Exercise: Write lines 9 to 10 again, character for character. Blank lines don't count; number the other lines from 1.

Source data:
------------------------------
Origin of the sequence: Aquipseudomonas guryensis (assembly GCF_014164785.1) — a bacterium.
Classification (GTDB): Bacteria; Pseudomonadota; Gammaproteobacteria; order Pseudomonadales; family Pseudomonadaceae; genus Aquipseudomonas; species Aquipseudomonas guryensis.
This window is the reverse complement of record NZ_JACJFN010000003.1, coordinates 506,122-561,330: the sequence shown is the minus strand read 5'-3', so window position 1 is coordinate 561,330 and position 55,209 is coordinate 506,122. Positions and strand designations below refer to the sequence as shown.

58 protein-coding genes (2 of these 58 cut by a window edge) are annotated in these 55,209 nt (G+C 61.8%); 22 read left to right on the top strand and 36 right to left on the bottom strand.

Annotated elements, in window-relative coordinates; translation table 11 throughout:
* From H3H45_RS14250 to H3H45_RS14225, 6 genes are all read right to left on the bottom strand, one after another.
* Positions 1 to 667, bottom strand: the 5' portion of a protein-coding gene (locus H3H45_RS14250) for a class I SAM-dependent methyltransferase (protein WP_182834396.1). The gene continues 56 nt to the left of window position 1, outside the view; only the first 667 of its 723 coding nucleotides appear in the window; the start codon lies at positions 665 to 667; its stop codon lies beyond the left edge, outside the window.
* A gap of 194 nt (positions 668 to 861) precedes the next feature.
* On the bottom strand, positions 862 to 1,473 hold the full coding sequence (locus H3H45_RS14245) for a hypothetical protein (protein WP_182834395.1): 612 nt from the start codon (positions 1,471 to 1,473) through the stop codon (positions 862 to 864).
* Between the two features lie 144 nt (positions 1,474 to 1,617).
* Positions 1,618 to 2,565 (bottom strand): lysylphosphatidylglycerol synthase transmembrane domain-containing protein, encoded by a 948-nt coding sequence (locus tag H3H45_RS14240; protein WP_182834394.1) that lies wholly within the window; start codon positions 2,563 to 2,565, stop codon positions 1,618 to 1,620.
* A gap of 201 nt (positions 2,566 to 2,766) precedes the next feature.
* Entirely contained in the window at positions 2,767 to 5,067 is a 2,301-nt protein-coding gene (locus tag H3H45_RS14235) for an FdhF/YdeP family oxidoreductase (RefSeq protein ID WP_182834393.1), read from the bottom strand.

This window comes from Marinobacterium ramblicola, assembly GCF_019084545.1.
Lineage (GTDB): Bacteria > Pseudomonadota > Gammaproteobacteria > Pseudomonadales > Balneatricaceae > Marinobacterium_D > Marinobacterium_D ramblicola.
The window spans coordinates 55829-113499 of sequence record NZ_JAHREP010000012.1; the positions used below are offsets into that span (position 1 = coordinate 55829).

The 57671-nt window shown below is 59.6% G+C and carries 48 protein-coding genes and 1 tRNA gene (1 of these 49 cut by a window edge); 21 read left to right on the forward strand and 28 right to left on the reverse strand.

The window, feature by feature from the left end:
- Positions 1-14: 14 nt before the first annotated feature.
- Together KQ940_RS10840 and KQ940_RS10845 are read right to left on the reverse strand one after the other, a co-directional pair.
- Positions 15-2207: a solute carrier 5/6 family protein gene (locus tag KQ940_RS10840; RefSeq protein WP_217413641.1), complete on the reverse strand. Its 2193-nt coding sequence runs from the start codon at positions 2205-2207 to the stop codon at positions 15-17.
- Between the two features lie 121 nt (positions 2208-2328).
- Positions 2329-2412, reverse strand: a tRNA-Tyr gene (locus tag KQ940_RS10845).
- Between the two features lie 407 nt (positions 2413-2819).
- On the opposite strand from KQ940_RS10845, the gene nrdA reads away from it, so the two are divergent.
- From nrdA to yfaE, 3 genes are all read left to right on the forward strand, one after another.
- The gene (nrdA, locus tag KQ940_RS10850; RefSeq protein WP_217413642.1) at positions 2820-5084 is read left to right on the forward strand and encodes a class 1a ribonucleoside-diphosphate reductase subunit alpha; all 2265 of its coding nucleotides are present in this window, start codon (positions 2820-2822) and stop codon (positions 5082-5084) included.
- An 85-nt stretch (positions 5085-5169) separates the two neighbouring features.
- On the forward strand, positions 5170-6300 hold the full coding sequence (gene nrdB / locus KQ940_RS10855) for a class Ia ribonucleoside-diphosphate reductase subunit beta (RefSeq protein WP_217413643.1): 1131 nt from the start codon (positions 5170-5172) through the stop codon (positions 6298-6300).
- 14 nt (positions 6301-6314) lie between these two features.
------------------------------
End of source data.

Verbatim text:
* On the bottom strand, positions 862 to 1,473 hold the full coding sequence (locus H3H45_RS14245) for a hypothetical protein (protein WP_182834395.1): 612 nt from the start codon (positions 1,471 to 1,473) through the stop codon (positions 862 to 864).
* Between the two features lie 144 nt (positions 1,474 to 1,617).